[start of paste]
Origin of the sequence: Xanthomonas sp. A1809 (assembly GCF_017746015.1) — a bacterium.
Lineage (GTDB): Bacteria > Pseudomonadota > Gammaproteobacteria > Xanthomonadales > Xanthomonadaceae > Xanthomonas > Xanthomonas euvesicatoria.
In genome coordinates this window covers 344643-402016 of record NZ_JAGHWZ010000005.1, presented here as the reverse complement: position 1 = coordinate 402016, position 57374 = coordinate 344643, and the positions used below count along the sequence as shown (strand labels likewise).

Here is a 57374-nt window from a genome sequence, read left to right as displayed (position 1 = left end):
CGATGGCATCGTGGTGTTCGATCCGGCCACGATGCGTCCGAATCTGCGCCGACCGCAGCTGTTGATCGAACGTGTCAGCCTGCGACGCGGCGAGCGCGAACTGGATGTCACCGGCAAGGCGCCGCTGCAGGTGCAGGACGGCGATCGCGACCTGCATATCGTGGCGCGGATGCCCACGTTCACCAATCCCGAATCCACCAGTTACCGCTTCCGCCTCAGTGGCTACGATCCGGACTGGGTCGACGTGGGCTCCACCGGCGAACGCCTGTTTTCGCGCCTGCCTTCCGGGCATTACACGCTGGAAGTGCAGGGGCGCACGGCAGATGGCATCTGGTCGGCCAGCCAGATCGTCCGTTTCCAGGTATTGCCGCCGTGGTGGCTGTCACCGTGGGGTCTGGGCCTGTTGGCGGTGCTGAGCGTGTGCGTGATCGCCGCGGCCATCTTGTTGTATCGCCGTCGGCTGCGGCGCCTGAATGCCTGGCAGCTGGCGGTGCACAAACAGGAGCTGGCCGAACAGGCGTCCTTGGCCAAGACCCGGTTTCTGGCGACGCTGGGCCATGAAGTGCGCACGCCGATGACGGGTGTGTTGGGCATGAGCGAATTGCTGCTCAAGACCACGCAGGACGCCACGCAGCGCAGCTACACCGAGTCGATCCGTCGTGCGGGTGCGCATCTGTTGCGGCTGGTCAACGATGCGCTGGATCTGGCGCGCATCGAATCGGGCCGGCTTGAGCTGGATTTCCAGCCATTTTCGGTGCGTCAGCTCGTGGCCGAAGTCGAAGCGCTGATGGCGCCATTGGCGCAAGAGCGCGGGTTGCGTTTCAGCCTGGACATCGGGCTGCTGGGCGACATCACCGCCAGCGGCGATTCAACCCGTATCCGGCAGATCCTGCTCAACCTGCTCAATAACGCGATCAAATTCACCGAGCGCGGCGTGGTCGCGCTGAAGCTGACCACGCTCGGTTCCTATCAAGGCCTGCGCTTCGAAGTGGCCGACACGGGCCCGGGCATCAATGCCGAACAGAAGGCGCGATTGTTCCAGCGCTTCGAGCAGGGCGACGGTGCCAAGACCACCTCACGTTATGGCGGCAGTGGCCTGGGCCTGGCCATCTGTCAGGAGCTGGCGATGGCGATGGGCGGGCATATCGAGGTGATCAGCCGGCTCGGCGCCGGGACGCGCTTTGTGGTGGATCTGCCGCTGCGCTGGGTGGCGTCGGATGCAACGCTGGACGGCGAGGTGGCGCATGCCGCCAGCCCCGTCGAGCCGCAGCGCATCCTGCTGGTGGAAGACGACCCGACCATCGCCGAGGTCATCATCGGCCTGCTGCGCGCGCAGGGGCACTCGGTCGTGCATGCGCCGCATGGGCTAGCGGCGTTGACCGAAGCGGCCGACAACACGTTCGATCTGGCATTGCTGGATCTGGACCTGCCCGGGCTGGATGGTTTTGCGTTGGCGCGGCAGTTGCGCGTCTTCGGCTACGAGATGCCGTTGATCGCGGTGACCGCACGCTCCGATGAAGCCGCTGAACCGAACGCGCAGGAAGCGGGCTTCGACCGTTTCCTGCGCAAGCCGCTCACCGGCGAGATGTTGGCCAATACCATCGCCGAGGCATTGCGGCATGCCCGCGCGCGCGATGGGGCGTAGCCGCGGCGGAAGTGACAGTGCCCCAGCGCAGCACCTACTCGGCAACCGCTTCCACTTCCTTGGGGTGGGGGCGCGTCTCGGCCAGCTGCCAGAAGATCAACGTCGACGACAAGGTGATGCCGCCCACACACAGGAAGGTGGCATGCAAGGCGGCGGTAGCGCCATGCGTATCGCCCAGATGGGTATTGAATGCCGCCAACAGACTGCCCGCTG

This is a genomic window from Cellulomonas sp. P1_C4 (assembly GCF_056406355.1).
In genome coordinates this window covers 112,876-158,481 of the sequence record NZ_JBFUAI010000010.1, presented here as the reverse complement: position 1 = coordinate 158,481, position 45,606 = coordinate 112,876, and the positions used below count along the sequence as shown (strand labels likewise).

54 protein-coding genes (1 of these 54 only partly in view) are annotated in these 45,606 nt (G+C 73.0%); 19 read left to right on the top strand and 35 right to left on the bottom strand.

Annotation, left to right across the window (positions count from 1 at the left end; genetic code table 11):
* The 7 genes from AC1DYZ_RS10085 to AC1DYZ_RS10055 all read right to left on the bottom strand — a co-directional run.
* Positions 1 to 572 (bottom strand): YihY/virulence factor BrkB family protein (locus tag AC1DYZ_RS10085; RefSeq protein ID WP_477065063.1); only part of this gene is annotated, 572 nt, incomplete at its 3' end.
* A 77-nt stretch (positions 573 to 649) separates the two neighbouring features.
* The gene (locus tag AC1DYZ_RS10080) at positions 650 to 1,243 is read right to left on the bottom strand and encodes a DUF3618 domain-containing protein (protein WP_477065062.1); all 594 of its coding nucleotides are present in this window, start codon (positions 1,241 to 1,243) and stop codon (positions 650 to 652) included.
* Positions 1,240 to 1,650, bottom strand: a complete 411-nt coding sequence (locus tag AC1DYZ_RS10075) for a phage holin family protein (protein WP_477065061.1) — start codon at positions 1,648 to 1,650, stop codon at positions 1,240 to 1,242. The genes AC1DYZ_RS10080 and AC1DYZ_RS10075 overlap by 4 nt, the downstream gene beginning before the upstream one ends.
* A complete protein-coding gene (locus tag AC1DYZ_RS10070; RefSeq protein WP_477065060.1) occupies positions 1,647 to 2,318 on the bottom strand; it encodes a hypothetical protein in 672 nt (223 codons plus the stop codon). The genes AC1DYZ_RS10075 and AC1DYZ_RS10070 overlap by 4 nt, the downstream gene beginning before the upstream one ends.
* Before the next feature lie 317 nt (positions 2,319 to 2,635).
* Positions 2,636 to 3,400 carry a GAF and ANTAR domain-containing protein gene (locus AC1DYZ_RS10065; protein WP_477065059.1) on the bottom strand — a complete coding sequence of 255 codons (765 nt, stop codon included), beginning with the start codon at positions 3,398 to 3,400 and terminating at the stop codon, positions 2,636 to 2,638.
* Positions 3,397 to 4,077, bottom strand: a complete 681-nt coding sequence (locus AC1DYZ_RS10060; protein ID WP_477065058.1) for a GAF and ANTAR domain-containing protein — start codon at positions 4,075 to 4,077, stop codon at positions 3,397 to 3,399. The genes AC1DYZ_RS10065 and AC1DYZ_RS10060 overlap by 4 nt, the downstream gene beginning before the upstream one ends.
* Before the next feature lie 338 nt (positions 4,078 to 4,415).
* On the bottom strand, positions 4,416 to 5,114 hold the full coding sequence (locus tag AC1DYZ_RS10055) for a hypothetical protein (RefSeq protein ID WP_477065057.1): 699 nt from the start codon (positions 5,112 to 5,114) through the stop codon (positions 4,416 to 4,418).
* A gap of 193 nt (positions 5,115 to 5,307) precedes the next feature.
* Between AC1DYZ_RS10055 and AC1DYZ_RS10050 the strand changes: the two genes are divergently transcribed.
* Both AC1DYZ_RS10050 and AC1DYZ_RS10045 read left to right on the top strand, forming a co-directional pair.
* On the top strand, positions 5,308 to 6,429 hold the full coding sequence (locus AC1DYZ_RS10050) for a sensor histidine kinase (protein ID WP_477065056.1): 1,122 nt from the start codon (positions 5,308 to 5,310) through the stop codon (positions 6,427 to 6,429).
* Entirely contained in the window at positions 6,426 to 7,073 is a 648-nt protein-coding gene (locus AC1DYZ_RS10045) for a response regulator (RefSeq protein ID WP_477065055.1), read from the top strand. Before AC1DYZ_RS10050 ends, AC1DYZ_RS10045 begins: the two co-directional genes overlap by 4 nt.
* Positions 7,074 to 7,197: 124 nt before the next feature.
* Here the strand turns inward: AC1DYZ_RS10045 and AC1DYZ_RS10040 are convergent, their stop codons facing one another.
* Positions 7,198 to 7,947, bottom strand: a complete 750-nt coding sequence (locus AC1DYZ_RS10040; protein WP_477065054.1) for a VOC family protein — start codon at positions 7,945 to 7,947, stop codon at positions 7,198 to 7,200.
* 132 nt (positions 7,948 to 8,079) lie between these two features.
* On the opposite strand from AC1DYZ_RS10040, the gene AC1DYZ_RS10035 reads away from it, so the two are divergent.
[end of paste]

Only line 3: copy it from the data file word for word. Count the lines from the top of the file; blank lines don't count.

In genome coordinates this window covers 344643-402016 of record NZ_JAGHWZ010000005.1, presented here as the reverse complement: position 1 = coordinate 402016, position 57374 = coordinate 344643, and the positions used below count along the sequence as shown (strand labels likewise).